TOKYO - Tribute acts are a part of rock 'n' roll, and as of this weekend, the Rock & Roll Hall of Fame has its own variation with the opening of the Rock & Roll Hall of Fame - Japan in Tokyo.
"Rock and roll is a universal language and this is an incredible opportunity for us to collaborate with the Japan Project Production Committee to deliver an exciting experience internationally," said Greg Harris, president and CEO of the Rock Hall in a June release announcing the expansion of the museum into the Far East. "Japan is the second-largest music market in the world, making it the perfect place for the Rock & Roll Hall of Fame's first international expansion."
Harris and two colleagues from the Cleveland-based museum, curatorial affairs chief Karen Herman and curator Craig Inciardi, were in Tokyo for the ceremonies. The museum opened to the Japanese public at 10 a.m. Saturday, Tokyo time, which would have been 9 p.m. Friday night in Cleveland.
The new facility will be run by a Japanese group, with approval and oversight from Cleveland. Some of the exhibits from here are now on view there, installed by Herman and her team, said Todd Mesek, the museum's vice president of marketing and communications.
Tokyo is 13 hours ahead of Cleveland, and the time difference made it difficult for one-on-one interview via phone. However, Mesek was able to answer several questions posed in an emailed request. Other questions are awaiting answer from Harris and Herman.
Q: How did the opening of an arm of the RRHOF in come about?
A: The broadcast of the Inductions was the entry point. Japan media carried it and it was immensely popular. A group in Japan approached us about extending the Rock Hall experience in Japan. This fits in our strategy to use traveling exhibits to engage people on the road, create a new revenue source and draw attention and support for Rock Hall in Cleveland.
Q: What made Japan a likely choice for the first expansion of the Rock Hall?
A: Immense popularity of the Rock and Roll Hall of Fame in Japan; Immense popularity of Rock and Roll in Japan. Japan is the second largest market for music in the world.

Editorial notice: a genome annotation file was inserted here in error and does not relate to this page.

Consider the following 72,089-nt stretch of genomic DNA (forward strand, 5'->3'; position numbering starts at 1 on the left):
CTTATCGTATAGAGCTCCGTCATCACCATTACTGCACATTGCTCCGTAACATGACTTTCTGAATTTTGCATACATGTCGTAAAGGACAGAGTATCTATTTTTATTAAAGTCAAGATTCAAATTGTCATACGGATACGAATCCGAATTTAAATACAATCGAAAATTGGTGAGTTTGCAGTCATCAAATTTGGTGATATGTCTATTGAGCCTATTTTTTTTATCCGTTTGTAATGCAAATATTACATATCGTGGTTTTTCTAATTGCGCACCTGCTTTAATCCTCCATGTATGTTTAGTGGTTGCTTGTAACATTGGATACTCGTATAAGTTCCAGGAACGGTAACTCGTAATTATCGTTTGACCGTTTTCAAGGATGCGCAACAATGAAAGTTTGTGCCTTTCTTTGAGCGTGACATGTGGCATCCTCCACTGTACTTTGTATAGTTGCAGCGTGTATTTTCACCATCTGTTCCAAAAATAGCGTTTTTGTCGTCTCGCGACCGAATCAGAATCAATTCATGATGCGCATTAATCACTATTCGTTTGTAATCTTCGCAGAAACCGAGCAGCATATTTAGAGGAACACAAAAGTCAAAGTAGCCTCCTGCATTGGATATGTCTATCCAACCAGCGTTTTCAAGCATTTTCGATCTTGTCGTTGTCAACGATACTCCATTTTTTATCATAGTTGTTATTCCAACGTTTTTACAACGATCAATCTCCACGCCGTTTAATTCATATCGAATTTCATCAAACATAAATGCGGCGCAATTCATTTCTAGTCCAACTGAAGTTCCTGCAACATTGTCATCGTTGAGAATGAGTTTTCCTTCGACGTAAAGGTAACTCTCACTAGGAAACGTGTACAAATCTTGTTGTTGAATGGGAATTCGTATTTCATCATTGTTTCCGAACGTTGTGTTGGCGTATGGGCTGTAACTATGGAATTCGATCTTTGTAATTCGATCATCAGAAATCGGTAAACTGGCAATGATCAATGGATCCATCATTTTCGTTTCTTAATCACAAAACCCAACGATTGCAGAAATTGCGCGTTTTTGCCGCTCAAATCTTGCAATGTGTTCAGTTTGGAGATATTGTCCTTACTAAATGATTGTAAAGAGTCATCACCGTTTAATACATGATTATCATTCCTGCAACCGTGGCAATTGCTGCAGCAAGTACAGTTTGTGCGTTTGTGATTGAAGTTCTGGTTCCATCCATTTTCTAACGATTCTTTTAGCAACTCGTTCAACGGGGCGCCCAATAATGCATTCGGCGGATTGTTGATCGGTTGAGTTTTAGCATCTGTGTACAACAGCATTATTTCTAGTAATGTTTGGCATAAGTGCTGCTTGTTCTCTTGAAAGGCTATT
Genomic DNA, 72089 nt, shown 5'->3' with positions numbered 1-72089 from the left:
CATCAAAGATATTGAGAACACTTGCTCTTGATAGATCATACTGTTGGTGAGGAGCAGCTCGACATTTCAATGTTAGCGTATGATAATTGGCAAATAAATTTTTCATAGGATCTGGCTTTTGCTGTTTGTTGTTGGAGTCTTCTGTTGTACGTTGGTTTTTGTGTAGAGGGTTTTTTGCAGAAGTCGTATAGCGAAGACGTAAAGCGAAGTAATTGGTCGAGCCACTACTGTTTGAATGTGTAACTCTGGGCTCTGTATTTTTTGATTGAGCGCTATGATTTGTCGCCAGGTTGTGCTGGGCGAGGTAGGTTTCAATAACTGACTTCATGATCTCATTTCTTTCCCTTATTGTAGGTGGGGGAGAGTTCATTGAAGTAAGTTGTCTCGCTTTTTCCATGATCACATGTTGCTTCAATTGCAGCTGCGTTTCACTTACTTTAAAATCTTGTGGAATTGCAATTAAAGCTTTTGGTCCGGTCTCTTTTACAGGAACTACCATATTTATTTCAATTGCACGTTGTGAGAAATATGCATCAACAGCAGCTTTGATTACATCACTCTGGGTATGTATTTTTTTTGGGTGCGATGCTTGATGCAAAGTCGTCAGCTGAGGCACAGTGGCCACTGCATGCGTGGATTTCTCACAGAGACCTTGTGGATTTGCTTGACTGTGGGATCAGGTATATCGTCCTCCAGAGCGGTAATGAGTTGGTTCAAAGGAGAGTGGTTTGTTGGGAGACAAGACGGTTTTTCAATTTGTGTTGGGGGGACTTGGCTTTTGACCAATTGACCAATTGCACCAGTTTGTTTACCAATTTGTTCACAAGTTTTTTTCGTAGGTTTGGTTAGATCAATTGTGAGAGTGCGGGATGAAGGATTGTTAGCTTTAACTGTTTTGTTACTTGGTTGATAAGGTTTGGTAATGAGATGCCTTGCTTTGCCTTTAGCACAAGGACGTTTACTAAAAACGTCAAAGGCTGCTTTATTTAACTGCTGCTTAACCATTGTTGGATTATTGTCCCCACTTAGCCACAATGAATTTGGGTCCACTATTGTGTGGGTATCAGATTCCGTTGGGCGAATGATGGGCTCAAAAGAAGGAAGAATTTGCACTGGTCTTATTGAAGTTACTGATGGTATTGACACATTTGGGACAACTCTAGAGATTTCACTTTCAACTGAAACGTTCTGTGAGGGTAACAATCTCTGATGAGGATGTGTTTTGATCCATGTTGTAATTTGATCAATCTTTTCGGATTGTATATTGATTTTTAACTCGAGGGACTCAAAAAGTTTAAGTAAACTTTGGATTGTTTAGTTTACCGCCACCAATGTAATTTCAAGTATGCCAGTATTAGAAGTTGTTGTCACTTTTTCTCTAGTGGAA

Q: Will it be the only expansion?
A: For now. Never say never.
Q: Who will be running it, and will it be a separate entity, or a "satellite'' of the Cleveland facility, under the official leadership of Greg and the local board?
A: The operations are managed by the Japanese Group. Rock & Roll Hall of Fame has approval and oversight of all exhibits and marketing. We're working closely together. Some artifacts from our collection are exhibited there and Karen and her team supervised the installation.
Q: Who are the partners for the Tokyo facility?
A: A group of Japanese business and entertainment leaders.
Q: What role with the Rock & Roll Hall of Fame Foundation, headed by Joel Peresman, have there?
A: We're all in it together. Greg drove the deal and Joel was in the conversations about the trademark.
Q: What kind of exhibits are there, and what kind will be -- specifically, will some of the "traveling exhibits'' that are born in the Cleveland museum spend time there?
A: Definitely. Traveling exhibits will go there and we'll loan select artifacts. There are some different nuances in terms of cultural appeal. The Japanese are big on guitar heroes and video. We worked with the team to create exhibits that resonate best there.
Q: Conversely, will there be exhibits born there that make their way to Cleveland?
A: TBD. . . . I think unlikely, but we're entrepreneurial and I don't think we'd rule that out.
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